Source: Cologne Digital Sanskrit Dictionaries: Yates Sanskrit-English Dictionary

Utsava (उत्सव):—[utsa+va] (vaḥ) 1. m. A festival; elevation; passion; wish; impatience.

Source: DDSA: Paia-sadda-mahannavo; a comprehensive Prakrit Hindi dictionary (S)

Utsava (उत्सव) in the Sanskrit language is related to the Prakrit words: Ucchaa, Ussava, Osava.

[Sanskrit to German]

Utsava in German

context information

Sanskrit, also spelled संस्कृतम् (saṃskṛtam), is an ancient language of India commonly seen as the grandmother of the Indo-European language family (even English!). Closely allied with Prakrit and Pali, Sanskrit is more exhaustive in both grammar and terms and has the most extensive collection of literature in the world, greatly surpassing its sister-languages Greek and Latin.

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Hindi dictionary

Source: DDSA: A practical Hindi-English dictionary

Utsava (उत्सव) [Also spelled utsav]:—(nm) festival, celebration; festivity.

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Kannada-English dictionary

Source: Alar: Kannada-English corpus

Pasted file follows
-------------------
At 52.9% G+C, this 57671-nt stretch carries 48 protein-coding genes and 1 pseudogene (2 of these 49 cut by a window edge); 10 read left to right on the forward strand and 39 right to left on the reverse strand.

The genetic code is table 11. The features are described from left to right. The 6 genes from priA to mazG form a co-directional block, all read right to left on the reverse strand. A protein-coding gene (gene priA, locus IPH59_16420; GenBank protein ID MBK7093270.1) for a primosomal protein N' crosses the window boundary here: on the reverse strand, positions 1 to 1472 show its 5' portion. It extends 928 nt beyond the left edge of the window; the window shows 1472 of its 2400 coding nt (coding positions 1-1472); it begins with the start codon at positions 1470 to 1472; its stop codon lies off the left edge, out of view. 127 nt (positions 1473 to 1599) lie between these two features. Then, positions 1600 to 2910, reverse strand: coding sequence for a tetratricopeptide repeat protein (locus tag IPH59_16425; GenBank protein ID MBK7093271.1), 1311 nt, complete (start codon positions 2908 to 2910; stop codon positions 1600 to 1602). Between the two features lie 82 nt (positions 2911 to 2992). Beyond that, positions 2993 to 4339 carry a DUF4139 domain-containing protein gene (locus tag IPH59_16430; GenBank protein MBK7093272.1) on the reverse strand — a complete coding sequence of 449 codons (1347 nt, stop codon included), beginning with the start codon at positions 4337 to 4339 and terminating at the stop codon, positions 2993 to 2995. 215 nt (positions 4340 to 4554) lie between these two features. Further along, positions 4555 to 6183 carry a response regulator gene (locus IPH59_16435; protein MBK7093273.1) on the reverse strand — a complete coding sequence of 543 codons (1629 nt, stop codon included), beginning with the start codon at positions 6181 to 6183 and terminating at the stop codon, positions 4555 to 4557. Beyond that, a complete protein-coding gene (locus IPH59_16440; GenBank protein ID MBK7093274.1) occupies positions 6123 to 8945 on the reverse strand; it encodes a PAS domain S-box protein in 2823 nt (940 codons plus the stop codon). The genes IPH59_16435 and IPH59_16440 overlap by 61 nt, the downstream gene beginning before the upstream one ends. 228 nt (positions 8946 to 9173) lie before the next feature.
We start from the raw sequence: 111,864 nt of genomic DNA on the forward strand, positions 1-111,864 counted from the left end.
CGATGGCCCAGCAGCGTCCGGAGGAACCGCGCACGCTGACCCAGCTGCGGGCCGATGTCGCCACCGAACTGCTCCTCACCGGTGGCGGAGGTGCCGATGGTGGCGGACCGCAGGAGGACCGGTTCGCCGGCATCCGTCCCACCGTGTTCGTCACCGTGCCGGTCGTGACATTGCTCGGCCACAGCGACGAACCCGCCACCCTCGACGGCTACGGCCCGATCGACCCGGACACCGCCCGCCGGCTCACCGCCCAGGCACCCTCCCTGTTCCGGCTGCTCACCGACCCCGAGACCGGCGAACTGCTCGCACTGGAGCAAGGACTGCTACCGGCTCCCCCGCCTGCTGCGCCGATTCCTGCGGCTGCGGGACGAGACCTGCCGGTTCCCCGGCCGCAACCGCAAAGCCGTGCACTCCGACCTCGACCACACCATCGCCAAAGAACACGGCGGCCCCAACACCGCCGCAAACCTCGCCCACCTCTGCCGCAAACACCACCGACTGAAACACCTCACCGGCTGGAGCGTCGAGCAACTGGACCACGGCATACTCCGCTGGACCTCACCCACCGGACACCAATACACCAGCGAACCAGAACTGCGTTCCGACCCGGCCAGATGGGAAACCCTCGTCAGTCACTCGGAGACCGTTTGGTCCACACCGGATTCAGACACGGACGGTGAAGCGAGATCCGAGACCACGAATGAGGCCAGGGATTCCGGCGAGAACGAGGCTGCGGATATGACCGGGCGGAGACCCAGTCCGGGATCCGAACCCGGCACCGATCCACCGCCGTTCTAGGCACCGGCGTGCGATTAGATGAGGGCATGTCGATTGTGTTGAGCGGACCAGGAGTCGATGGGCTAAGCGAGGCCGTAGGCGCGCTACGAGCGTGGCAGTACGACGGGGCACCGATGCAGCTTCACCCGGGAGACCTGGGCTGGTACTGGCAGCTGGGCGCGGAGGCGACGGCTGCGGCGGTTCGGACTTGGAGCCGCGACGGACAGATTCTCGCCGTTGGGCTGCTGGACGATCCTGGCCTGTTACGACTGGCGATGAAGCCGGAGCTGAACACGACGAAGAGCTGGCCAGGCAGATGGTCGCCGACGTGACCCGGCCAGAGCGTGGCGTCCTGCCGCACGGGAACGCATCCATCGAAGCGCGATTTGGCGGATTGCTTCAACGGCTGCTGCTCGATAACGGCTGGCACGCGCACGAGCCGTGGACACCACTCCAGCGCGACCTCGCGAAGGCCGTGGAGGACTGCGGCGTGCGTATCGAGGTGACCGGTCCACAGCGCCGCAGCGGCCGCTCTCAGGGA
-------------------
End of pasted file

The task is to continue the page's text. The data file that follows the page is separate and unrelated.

Utsava (ಉತ್ಸವ):—

1) [noun] a joyous or festive occasion; a festival; jubilee; a ceremony.

2) [noun] the state of being excited with joy; delight; merriment.

3) [noun] a number of persons or things moving forward, as in a parade, in an orderly, formal way, esp. as a part of a religious celebration; a festive procession.

4) [noun] a rising of a wish.

5) [noun] an enterprise; an undertaking; an endeavour.

6) [noun] (pros.) a metrical verse each of the four lines having seven units two units (one long and one short) followed by a long one at the end (sometimes, one such unit is substituted with three short units as uuu) (gen. -u, -u, -u, -u, -u, -u, -u, -).

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Kannada is a Dravidian language (as opposed to the Indo-European language family) mainly spoken in the southwestern region of India.

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Nepali dictionary

Source: unoes: Nepali-English Dictionary

Utsava (उत्सव):—n. 1. festival; ceremony; ceremonial; occasion; 2. merry-making; rejoicing;

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Nepali is the primary language of the Nepalese people counting almost 20 million native speakers. The country of Nepal is situated in the Himalaya mountain range to the north of India.